Strategic Land Use at the Heart of Land Trust and Housing Resources Partnership

Cullen Brady and Phedra Elliott — Guest Column in Kitsap Sun


Two years ago, when Housing Resources Bainbridge (HRB) and the Bainbridge Island Land Trust co-wrote a newsletter article which explored our interest in one another’s work and our still-nascent partnership, a supporter of both organizations wrote to thank us. The partnership, she said, “presents a stronger response,” eliminating “the need to choose.” She is not alone. We are heartened by the number of islanders supporting both organizations, a testament to an increasingly sophisticated understanding of our community’s need for both affordable housing and environmental protection.

Earlier this year, HRB and the Land Trust announced a joint project that will combine the two interests. The Land Trust acquired three contiguous 5-acre parcels of undeveloped land along Lovgreen Road near Highway 305. The Land Trust evaluates all potential acquisitions using a conservation values index which identifies areas with the highest ecological attributes, such as healthy habitat, the presence of wetlands, or importance as a wildlife corridor, and directs its finite resources to purchase and restore land with the greatest value. The Lovgreen property was notable for its relatively intact forest within a larger band of connected forested habitat. But the property stood out for another reason too. A portion of one parcel fronting the road demonstrated signs of recent human activity with younger vegetation and invasive species — presenting an opportunity for partnership with HRB.

The Land Trust will sell this small section to HRB, where in a few years, HRB will develop a cluster of small single-family homes consistent with existing zoning and affordable housing policy. Like any other HRB development, these homes will be affordable to low-income households as defined by HUD, and they will be kept permanently affordable to eligible households through price regulation and income qualification. Permanent affordability is arguably the most sustainable use of land for housing. Without these restrictions, affordable homes become market rate at the first resale, requiring that we devote more land to replace them.

Our partnership originates in the awareness that both organizations are working to create a more sustainable and resilient community — a multifaceted undertaking which demands diverse expertise and engagement. When we care about our whole community, we look beyond the laser focus of our missions. HRB builds affordable homes. The Land Trust conserves natural lands. We will each continue to do just those things. Fortunately, we’ve come a long way from the time when our missions were pitted against one another. In fact, we’ve arrived at a point when many in our community understand their co-dependence.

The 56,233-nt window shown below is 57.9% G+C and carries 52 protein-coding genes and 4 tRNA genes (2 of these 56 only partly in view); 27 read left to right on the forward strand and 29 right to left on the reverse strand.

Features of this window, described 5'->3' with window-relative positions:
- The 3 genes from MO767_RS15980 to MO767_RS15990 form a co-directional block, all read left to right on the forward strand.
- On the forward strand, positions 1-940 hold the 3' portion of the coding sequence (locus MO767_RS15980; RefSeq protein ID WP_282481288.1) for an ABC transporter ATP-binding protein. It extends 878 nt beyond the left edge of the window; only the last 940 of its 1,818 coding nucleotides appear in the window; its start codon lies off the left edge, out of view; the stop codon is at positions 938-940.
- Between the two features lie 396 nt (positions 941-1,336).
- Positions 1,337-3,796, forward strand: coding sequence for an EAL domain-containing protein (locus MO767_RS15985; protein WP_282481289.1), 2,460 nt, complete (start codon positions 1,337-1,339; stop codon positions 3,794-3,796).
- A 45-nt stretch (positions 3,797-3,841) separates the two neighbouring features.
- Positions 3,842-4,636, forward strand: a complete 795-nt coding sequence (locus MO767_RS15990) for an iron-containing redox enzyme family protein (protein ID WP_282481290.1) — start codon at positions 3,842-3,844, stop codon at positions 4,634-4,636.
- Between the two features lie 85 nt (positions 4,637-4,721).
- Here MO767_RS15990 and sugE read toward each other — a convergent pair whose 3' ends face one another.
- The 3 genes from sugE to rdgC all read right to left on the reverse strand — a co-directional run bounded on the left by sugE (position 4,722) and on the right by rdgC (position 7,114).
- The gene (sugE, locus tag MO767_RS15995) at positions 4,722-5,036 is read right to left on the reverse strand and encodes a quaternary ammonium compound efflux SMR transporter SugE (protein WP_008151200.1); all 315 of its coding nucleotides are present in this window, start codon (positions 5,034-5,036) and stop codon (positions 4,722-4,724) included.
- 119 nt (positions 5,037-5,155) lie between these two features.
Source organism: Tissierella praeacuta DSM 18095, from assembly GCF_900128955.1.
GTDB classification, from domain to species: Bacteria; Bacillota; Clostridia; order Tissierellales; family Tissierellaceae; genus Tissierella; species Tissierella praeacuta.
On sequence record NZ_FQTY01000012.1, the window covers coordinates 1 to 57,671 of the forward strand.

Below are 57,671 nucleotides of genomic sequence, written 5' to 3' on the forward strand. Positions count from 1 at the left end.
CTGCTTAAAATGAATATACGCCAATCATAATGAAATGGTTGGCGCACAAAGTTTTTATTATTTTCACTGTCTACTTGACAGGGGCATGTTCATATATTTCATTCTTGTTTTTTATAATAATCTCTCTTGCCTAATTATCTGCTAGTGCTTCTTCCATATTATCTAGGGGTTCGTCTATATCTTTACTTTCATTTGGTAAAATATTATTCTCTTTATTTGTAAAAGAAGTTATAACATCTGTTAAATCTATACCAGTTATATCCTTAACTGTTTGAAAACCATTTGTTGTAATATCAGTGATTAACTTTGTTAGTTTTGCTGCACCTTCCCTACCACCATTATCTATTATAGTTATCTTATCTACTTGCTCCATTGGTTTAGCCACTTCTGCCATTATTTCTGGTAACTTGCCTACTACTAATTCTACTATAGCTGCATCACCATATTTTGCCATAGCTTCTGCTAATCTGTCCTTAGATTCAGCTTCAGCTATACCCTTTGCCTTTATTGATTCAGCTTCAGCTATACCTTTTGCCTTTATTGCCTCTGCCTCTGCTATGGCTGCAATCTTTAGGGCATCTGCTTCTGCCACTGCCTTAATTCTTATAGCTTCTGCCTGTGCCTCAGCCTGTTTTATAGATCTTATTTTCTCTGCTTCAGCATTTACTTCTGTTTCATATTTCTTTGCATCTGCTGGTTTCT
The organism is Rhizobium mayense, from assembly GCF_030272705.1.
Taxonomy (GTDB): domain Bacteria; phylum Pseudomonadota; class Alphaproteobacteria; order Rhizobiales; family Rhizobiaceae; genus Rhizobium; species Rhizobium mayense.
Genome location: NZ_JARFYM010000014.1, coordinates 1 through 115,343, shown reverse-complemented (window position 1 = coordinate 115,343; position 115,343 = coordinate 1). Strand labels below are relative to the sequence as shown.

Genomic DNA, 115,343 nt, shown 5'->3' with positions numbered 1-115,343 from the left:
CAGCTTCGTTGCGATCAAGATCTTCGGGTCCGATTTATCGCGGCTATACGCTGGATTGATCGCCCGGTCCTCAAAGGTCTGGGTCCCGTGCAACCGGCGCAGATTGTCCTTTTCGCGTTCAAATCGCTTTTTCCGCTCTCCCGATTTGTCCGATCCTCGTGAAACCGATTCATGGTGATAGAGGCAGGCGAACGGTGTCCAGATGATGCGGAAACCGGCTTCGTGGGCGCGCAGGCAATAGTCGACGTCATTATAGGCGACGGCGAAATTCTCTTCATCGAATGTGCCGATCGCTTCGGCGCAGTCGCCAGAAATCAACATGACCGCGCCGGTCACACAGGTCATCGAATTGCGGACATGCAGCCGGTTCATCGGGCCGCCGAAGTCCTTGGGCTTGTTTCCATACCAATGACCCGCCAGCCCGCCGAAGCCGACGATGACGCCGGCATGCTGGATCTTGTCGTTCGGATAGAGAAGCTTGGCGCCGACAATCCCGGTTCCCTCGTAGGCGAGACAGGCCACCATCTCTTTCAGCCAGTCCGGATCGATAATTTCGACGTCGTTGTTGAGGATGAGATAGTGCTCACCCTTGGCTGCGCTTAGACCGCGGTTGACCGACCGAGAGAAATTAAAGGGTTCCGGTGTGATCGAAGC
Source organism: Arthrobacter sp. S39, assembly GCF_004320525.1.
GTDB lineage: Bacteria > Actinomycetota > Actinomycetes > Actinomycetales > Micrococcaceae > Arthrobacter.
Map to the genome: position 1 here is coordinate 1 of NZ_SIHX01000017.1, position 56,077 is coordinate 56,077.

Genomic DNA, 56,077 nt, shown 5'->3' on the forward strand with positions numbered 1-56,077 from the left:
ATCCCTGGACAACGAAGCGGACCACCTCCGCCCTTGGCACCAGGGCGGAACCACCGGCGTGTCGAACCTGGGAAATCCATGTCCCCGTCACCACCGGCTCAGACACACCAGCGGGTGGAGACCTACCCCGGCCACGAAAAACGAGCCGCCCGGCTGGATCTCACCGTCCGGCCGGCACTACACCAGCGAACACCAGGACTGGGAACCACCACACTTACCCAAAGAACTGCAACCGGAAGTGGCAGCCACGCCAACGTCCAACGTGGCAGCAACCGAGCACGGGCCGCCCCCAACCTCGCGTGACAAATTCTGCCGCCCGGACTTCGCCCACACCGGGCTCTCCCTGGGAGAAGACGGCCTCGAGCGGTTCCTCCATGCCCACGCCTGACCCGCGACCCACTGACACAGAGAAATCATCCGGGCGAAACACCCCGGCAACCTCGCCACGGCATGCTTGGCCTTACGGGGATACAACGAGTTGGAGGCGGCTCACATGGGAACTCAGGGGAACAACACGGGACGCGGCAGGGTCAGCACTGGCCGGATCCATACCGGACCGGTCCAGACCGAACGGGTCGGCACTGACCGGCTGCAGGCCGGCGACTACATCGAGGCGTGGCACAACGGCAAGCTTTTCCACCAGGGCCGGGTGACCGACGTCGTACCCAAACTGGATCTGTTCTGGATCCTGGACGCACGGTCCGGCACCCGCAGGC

Had the Land Trust not made this purchase, under current zoning as many as six large houses and six accessory dwelling units (ADUs) could have been built on lots dispersed across all 15 acres. The building footprints, driveways, parking areas, septic fields, and landscaping — all extending from Lovgreen to the Meadowmeer community — would have fragmented the existing habitat, and no interior forest wildlife refugia would remain.

Instead, the affordable homes, which our community urgently needs, will be concentrated in one small area. It’s tempting to think that this housing and conservation partnership is extraordinary and innovative. But in fact, this sort of strategic land use — compact development paired with conserved natural lands — has become best practice and is shaping communities nationwide as a common land conservation strategy.

Between now and 2050, the Puget Sound area is projected to grow by about 1.8 million people, placing tremendous pressure on environmental resources and escalating already high home prices. To ensure that this growth is equitable and sustainable, and for it to spare our most precious natural lands, we need high-quality and intentional infrastructure.

Affordable housing is a critical element in that infrastructure. It is a public good, much like roads and public transportation, and should be invested in accordingly. It welcomes and retains a diversity of people with skills and perspectives to contribute to our community, benefiting all regardless of where and how they live. A healthy community also requires green infrastructure — a network of habitats and conserved spaces that support native species, provide clean air and water, and build resiliency in a changing climate. This partnership helps meet the need for both types of infrastructure.

As land trusts, our organizations share many of the same values and methods. HRB conserves land for permanently affordable housing. The Land Trust conserves land to safeguard the natural environment in perpetuity. And we both value land as more than a commodity but a vital resource to steward for the good of our community. We can already envision the future of this property—a thriving forest habitat and a neighboring community with sustainably designed and inclusive housing. And it is beautiful.

Cullen Brady is executive director of Bainbridge Island Land Trust and Phedra Elliott is executive director of Housing Resources Bainbridge.